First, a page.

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on the conduct of special investigations as ordered by the conference. This office would be charged with the preparation of agenda for the conference and the publication of a newspaper in the French, English, and other languages.

Its duties in general would be to act as a clearing house on matters relating to the international interests of labor.

This office was to be controlled by a governing body of twenty-four members, of whom twelve were to be selected by delegates at a conference representing employers and workers respectively.

The most difficult question, said the report, was the method of making the recommendations effective, especially in view of the amendment of the Constitutions of States, of control of labor legislation as opposed to Federal control. It was finally agreed that the proposals should take the form either of recommendations to be submitted to the various nations prior to being carried out by legislation or of a draft convention to be ratified as a treaty.

Machinery also had been provided by which a State failing to carry out its obligations may be subjected to pressure.


A clause incorporated in the report recognized the principle of self-determination in labor questions. This clause provided that "no recommendation or draft convention shall in any case be accepted or applied so as to diminish the protection already accorded to workers by the existing laws of any of the high contracting parties." The intention of this clause was stated to be the safeguarding of legislation already in effect in any country which might be regarded by that country as better for the workers than that recommended by the Labor Bureau. The Labor Bureau definitely decided that the findings of the bureau must be supported by moral suasion in countries where special problems exist, rather than by invoking any force which the League of Nations might offer. Recommendations embodied in the report included the following:

Employers and workers should have the

right of association for all lawful purposes.

No child should be permitted to be employed in industry or commerce before the age of fourteen, in order that every child may have reasonable opportunities for mental and physical education. Between the years of fourteen and eighteen young persons of either sex may be employed at work which Is not harmful to their physical development on condition that their technical or general education Is assured.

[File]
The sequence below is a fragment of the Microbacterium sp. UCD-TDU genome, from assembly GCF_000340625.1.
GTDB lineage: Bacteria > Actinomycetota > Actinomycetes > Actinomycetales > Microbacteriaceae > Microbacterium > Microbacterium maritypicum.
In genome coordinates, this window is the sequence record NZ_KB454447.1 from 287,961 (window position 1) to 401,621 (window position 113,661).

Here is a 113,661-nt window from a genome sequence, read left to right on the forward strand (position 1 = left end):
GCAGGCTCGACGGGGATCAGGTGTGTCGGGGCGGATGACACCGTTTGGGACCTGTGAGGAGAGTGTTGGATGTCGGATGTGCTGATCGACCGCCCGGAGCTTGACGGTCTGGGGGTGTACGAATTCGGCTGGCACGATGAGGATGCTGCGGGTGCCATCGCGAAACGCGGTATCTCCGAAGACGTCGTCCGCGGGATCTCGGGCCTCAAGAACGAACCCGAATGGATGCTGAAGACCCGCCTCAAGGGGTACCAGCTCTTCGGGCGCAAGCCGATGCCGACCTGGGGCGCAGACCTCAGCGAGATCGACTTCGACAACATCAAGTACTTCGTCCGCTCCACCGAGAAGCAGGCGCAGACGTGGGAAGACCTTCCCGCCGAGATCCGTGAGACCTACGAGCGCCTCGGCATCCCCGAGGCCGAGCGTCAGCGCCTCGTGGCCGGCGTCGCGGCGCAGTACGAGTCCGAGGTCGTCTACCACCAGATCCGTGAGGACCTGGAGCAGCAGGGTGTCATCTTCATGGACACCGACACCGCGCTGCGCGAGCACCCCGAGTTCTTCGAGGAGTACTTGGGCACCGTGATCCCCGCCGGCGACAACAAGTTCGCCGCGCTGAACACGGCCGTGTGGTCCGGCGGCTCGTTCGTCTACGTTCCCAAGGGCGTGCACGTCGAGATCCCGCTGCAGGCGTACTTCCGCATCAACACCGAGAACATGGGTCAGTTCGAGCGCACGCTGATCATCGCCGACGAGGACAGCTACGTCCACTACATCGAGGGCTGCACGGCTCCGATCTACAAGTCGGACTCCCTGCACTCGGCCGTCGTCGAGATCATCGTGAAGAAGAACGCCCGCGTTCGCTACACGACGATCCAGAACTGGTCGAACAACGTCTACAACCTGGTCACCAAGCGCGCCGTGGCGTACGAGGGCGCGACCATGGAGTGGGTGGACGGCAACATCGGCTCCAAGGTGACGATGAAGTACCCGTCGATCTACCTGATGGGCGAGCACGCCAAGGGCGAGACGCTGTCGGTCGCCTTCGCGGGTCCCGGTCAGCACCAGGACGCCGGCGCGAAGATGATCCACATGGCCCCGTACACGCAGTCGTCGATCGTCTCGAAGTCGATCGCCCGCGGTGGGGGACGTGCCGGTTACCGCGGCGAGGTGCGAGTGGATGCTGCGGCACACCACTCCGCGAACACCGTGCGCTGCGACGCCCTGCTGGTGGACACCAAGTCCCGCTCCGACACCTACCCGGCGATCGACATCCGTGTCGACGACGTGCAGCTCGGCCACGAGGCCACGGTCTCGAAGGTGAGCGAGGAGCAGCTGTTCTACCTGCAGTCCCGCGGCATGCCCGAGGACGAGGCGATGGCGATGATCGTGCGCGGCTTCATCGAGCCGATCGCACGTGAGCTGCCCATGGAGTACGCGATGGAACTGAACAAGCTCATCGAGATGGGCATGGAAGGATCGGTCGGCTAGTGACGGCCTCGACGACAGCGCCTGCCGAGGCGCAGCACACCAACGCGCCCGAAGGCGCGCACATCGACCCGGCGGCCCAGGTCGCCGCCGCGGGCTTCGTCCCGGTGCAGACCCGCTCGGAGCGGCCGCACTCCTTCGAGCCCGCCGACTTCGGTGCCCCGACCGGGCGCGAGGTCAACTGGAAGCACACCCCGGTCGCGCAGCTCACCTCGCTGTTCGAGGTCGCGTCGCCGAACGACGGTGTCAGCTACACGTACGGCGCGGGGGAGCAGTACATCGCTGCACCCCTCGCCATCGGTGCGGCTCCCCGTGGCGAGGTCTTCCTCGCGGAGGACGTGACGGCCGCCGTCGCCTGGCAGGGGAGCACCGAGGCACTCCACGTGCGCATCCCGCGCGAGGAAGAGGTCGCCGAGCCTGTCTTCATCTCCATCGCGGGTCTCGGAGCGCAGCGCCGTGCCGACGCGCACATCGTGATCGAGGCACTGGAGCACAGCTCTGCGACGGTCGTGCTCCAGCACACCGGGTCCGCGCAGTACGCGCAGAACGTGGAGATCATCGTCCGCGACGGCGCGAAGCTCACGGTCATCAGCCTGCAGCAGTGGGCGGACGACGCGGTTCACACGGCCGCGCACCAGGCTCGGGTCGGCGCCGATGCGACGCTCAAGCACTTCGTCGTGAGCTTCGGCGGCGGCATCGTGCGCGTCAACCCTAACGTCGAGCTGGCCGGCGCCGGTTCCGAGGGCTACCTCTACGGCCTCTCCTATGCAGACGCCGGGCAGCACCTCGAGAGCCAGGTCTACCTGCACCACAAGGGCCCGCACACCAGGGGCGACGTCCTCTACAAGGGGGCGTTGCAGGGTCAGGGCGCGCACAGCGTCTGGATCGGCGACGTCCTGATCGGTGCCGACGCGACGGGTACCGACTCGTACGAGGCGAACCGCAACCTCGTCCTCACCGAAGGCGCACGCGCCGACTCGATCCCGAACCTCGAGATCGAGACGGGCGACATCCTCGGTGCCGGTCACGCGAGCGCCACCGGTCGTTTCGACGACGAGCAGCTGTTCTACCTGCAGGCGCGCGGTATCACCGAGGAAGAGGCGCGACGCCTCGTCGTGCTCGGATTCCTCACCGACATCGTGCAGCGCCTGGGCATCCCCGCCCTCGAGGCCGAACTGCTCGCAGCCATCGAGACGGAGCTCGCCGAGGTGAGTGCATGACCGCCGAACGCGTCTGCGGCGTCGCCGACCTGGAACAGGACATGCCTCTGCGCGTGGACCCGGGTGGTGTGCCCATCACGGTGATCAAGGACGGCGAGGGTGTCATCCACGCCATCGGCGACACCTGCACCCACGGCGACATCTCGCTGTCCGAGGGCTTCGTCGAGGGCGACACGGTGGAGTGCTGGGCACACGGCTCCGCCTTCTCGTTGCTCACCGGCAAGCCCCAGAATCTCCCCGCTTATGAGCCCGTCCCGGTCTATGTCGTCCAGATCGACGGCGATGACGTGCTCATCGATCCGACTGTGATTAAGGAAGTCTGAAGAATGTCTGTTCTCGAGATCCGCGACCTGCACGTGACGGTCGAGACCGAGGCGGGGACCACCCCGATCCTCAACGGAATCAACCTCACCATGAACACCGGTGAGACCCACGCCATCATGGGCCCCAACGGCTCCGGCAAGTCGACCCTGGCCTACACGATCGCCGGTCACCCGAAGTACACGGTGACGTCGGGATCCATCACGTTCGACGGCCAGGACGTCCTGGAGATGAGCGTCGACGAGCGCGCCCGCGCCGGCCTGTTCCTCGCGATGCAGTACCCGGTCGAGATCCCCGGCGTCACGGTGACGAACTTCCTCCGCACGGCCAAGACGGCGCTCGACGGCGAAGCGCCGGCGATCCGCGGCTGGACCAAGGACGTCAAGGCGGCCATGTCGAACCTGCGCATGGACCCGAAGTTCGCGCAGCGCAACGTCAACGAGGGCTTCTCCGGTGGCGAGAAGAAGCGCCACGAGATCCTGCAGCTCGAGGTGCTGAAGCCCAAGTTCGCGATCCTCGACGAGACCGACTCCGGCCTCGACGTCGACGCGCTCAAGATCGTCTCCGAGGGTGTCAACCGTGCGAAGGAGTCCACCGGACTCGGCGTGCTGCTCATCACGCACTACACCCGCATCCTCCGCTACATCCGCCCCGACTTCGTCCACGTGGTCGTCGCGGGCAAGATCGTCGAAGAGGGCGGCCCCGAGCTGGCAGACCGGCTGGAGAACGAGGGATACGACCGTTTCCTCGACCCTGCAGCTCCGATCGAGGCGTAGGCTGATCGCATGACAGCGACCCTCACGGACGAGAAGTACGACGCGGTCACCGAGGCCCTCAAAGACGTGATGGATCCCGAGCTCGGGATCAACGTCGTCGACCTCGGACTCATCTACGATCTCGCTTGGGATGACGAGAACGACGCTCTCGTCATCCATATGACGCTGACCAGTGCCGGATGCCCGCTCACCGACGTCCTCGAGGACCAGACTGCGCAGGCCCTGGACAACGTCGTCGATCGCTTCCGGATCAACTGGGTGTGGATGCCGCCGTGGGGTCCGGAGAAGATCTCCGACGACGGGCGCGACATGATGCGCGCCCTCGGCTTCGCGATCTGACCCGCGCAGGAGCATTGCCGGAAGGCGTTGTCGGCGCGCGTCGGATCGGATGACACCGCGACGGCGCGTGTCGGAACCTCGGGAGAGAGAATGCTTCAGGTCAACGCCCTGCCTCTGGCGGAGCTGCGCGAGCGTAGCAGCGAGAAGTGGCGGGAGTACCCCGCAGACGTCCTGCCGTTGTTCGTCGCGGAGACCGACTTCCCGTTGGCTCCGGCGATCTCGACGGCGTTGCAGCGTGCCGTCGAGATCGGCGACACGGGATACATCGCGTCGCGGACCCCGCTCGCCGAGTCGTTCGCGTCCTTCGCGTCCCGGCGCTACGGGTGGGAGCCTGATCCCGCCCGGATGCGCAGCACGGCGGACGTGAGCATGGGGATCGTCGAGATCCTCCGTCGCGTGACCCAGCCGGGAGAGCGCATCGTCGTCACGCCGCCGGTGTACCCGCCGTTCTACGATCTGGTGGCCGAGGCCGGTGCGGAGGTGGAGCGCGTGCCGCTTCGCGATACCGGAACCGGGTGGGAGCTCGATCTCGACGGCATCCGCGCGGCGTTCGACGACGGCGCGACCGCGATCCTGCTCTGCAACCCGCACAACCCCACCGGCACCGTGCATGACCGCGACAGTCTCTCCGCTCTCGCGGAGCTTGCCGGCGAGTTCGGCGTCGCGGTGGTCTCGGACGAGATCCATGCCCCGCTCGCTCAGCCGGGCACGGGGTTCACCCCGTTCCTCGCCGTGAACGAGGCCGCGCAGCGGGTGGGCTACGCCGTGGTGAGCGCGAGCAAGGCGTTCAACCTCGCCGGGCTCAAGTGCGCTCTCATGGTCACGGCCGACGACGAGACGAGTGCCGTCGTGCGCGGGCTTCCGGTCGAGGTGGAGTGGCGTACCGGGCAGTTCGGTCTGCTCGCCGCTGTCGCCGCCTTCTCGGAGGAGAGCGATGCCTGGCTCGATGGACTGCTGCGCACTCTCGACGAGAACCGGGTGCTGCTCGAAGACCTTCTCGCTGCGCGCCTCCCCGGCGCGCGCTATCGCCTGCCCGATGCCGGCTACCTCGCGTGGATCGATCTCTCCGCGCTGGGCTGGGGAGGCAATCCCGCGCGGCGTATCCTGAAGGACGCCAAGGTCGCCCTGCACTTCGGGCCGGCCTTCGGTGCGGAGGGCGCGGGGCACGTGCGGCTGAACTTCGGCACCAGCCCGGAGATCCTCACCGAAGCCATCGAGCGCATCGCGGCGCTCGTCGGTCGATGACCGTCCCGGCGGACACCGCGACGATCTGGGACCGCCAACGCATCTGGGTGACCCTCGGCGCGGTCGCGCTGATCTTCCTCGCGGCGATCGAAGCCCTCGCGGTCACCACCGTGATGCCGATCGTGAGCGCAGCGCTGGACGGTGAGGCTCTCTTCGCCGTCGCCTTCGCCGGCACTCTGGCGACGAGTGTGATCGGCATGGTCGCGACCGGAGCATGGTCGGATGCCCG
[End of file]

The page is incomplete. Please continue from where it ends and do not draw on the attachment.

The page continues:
Every worker should have the right to a wage adequate to maintain a reasonable standard of life, having regard to the civilization of his time and his country.

Equal pay should be given to women and men for work of equal value in quantity and quality.

AN EIGHT-HOUR DAY Limitation was recommended of the hours of work in industry on the basis of eight hours per day and forty-eight hours per week, subject to exception in countries in which climatic conditions, imperfect development of industrial organization, or other special circumstances render the industrial efficiency of the workers substantially different. The International Labor Conference was to recommend a basis approximately equivalent to the above for the adoption of such countries.

It was recommended that, in all matters concerning their status as workers, and in social insurance, foreign workmen, lawfully admitted to another country, and their families, should have a guarantee of the same treatment as the nationals of that country. All States should institute a system of inspection in which women should take part, in order to insure the enforcement of the laws and regulations for the protection of workers.

before the report was adopted, Emile Vandervelde, the Belgian labor delegate, made what was, in effect, a minority report. He advocated the admission to the International Labor Conference of delegates from countries with which a state of war still existed, saying that otherwise he felt there might be held another conference at which the proletariat from all countries would be represented and which would wield more power than the conference to be held in Washington next October.


Samuel Gompers returned to the United States from Paris, where he had headed the American labor delegation, on April 11. In his first public utterance after his return Mr. Gompers gave some interesting details about the working out of the Labor Commission report accepted by the Peace Conference. Mr. Gompers said:

I was perfectly satisfied before leaving that the convention we drafted would be accepted by the Peace Commission. It was an Instrument that can only make for the good of working people of all countries of the world. It provides the machinery for international conferences, to be held annually, and for a governing board In the interim, or, as is the case In the League of Nations covenant, a sort of Executive Council.

Great difficulty was experienced in arranging It so that the United States could become a party to the agreement. That was because of our dual form of